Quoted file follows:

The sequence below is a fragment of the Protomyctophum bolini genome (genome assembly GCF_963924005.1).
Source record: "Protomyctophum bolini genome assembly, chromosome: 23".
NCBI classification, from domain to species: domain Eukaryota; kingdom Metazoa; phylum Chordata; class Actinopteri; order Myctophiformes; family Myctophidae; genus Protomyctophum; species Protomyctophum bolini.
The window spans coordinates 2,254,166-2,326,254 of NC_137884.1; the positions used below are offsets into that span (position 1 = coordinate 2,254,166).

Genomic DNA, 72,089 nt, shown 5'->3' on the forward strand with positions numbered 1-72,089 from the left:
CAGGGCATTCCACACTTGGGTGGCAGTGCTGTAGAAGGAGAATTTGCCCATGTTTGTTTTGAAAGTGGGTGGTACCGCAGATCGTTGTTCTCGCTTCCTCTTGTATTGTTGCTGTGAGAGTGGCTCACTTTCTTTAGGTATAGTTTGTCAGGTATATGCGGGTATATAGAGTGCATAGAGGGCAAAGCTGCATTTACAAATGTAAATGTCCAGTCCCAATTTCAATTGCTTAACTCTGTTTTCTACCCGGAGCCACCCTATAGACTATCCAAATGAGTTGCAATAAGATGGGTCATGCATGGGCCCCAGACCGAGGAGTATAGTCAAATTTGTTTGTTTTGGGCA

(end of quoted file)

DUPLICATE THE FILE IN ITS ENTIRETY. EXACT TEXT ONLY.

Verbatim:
The sequence below is a fragment of the Protomyctophum bolini genome (genome assembly GCF_963924005.1).
Source record: "Protomyctophum bolini genome assembly, chromosome: 23".
NCBI classification, from domain to species: domain Eukaryota; kingdom Metazoa; phylum Chordata; class Actinopteri; order Myctophiformes; family Myctophidae; genus Protomyctophum; species Protomyctophum bolini.
The window spans coordinates 2,254,166-2,326,254 of NC_137884.1; the positions used below are offsets into that span (position 1 = coordinate 2,254,166).

Genomic DNA, 72,089 nt, shown 5'->3' on the forward strand with positions numbered 1-72,089 from the left:
CAGGGCATTCCACACTTGGGTGGCAGTGCTGTAGAAGGAGAATTTGCCCATGTTTGTTTTGAAAGTGGGTGGTACCGCAGATCGTTGTTCTCGCTTCCTCTTGTATTGTTGCTGTGAGAGTGGCTCACTTTCTTTAGGTATAGTTTGTCAGGTATATGCGGGTATATAGAGTGCATAGAGGGCAAAGCTGCATTTACAAATGTAAATGTCCAGTCCCAATTTCAATTGCTTAACTCTGTTTTCTACCCGGAGCCACCCTATAGACTATCCAAATGAGTTGCAATAAGATGGGTCATGCATGGGCCCCAGACCGAGGAGTATAGTCAAATTTGTTTGTTTTGGGCA